So many of today’s debates about U.S.-China relations focus on the acrimony that Americans and Europeans ascribe to the conflicting political systems and to the economic competition that marks relations between China and the West. In her book The Opium Wars British academic Julia Lovell describes both the historical and the contemporary Chinese distrust of the West which is rooted in a conflict that took place in the first half of the 19th century.
Like Stephen Platt’s recent history Imperial Twilight Lovell describes how in 1839 Great Britain, frustrated by its inability for decades to negotiate a favorable trading agreement with the Qing Empire, took the occasion of 20,000 destroyed chests of Bengal opium to wage war on a dynasty that was already tottering due to internal corruption, civil wars, and natural disasters. The war lasted until 1842, only because communications between the British Far Eastern fleet and London took two months each way (in the days before the Suez Canal and the telegraph). The British made short work of the Chinese, due in large part to the presence of the world’s first armored steamship, H.M.S. Nemesis. Over the course of two years, the British fleet shelled numerous coastal forts along the eastern Chinese seaboard, after which British troops took possession of several key cities, including Canton, Ningbo, and Shanghai. The Nanking Treaty of 1842 gave Britain possession of Hong Kong and trade access to several Chinese ports. Most importantly (and dastardly in Chinese eyes), Britain was allowed to continue trading opium and British subjects were given extraterritoriality, which they managed to retain throughout China until the Second World War.
The role played by the opium trade was key. Without opium brought in from the British East India Company’s colonial territory in Bengal, Britain would have been unable to sustain the trade deficit it had amassed over decades whilst trading silver bullion for Chinese tea and silks to satisfy British consumers. Enterprising (or devious, depending on your point of view) traders, such as William Jardine and James Matheson, introduced Bengal opium and before long it was the British who were trading at a surplus while the Qing Dynasty was not only running a massive trade deficit, but its population was becoming addicted to this narcotic.
Lovell does a fine job describing the outbreak of war and Britain’s brutal prosecution of it. She also goes on to describe the origins of the Second Opium War (1856-60), which France was only so glad to join in with their new British ally from the Crimean War. The second conflict gave European powers (and the United States) expanded trade rights. At the conclusion, British and French troops took the liberty of sacking the Imperial Summer Palace northwest of Peking and looting priceless treasures (many of which still are on display in Western museums). Where Lovell’s work falls short is the description of the main characters involved in this history. I feel that Platt did a better job of filling in the reader, and his descriptions of the negotiations and the primary and secondary participants are colorful.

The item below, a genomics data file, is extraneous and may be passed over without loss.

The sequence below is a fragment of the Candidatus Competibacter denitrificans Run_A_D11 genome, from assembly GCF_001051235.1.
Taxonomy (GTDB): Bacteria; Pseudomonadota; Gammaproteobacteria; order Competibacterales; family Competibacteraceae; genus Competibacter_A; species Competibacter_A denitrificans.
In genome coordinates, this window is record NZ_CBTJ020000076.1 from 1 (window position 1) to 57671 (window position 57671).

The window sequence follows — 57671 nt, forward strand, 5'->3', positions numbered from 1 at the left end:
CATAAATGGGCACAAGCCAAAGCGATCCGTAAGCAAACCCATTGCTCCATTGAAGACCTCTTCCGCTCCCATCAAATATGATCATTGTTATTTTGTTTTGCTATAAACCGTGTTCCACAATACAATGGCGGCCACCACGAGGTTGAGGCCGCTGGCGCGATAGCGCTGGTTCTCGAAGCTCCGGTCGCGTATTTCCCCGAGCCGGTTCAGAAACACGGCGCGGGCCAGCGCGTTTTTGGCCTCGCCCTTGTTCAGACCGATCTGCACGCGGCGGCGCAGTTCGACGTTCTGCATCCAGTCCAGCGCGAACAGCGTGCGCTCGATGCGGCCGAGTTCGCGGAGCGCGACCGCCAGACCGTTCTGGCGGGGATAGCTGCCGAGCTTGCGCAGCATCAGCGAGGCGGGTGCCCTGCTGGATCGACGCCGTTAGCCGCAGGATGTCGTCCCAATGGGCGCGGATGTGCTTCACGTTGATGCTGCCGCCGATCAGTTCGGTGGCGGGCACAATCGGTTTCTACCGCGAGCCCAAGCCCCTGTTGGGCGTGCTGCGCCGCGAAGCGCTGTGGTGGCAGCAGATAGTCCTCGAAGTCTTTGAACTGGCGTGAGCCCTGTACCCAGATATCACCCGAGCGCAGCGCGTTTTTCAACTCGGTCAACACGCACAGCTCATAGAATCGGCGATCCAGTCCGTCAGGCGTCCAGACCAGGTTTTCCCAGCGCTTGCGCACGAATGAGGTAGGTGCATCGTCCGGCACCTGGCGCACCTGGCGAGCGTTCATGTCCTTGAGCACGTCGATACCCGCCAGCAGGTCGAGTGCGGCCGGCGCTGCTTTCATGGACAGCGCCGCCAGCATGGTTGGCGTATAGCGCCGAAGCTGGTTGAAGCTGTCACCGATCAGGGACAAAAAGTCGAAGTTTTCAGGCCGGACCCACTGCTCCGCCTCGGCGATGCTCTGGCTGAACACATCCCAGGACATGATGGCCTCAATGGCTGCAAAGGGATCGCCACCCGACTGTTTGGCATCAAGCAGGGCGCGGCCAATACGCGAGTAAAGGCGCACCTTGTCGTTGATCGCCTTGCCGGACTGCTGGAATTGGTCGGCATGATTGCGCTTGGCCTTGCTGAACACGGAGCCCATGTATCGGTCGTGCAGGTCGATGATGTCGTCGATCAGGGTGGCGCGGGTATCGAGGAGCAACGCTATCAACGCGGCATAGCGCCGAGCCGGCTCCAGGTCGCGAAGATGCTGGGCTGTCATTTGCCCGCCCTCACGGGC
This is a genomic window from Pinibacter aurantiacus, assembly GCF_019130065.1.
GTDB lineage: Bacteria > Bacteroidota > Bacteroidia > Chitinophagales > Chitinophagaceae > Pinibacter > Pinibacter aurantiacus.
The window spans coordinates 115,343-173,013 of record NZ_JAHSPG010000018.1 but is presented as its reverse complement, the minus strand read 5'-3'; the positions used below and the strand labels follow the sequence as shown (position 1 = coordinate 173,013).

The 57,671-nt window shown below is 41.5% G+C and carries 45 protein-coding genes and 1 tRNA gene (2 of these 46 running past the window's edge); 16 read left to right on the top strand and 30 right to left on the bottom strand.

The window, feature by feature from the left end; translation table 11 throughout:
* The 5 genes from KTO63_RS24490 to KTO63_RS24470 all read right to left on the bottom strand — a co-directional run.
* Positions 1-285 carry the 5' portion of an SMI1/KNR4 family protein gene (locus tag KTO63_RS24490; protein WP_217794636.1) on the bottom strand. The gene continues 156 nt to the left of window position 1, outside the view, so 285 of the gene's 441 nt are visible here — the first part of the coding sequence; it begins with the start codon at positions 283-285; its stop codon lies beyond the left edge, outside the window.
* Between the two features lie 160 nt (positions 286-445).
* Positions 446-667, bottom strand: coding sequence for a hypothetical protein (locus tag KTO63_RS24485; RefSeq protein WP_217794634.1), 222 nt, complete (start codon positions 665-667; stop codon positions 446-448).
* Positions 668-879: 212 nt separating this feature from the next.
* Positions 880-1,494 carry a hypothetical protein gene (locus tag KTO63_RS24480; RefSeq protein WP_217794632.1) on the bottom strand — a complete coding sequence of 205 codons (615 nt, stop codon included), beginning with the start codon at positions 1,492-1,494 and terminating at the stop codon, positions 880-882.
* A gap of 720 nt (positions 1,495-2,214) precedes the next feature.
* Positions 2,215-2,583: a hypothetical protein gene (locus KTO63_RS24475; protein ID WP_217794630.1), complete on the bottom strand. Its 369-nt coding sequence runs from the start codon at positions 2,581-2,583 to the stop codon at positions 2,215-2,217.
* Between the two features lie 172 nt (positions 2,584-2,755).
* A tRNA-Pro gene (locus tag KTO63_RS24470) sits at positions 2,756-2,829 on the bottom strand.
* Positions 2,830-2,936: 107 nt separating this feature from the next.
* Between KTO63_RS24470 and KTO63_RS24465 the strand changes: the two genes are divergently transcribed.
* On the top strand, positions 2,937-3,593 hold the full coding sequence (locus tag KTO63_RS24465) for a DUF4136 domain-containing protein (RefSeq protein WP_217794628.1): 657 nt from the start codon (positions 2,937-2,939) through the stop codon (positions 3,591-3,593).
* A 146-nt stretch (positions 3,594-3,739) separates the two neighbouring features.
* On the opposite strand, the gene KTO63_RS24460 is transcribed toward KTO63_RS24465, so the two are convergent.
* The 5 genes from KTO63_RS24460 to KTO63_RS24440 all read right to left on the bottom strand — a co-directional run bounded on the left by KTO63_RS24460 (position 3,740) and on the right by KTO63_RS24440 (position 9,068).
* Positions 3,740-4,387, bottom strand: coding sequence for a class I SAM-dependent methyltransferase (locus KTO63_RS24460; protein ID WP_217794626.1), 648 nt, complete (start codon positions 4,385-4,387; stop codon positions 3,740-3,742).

The final third of Lovell’s book covers the book’s subtitle: Drugs, Dream, and the Making of Modern China. She explains how this particular conflict, often overshadowed by other Western injustices inflicted by the West and Japan in the latter part of the 19th century—such as the Boxer Rebellion, became the primary victim narrative for China in later years. After China threw off the Qing Dynasty yolk in 1911 (the Qing were Manchus—also foreigners in many Chinese eyes), the young country needed themes to bring together an anarchic, still backward nation. Lovell writes, “Through the 1920s…the historiography of the Opium War acquired a fresh sense of resentment.” Sun Yat-sen, Chiang Kai-shek and other Chinese revolutionary leaders justifiably pointed to the West to ascribe many of China’s contemporary ills. But they also were careful to blame the Qing Dynasty and other feckless Chinese leaders (remember, they had to rely on Western financial support in many cases). After Mao and the Communists took power in 1949, the Opium War gained an even larger status as the original and primary evil inflicted upon the Chinese at the beginning of their ‘century of humiliation.’ Lovell explains, “The Opium War was no longer the turning point in modern Chinese history; it was its inaugural event: ‘the first lesson’ of the Chinese revolution.”
In the face of international opprobrium after the Tiananmen Square Massacre in 1989, PRC leaders were again quick to vilify the West, pointing mostly to British attempts to subdue China through opium addiction in the 19th century. Although the argument is not altogether wrong, the Chinese leadership would hear nothing of the horrific policies inflicted by the Chinese Communist Party on their own people, such as the ‘Great Leap Forward’ during the late 1950s, and the ‘Cultural Revolution’ of the 1970s. As for the reawakened enmity toward the West (and Britain in particular) in the 1990s, the Opium War was the perfect narrative. “The point of remembering past bitterness was to remind the populace to savour the sweetness of the Communist present.”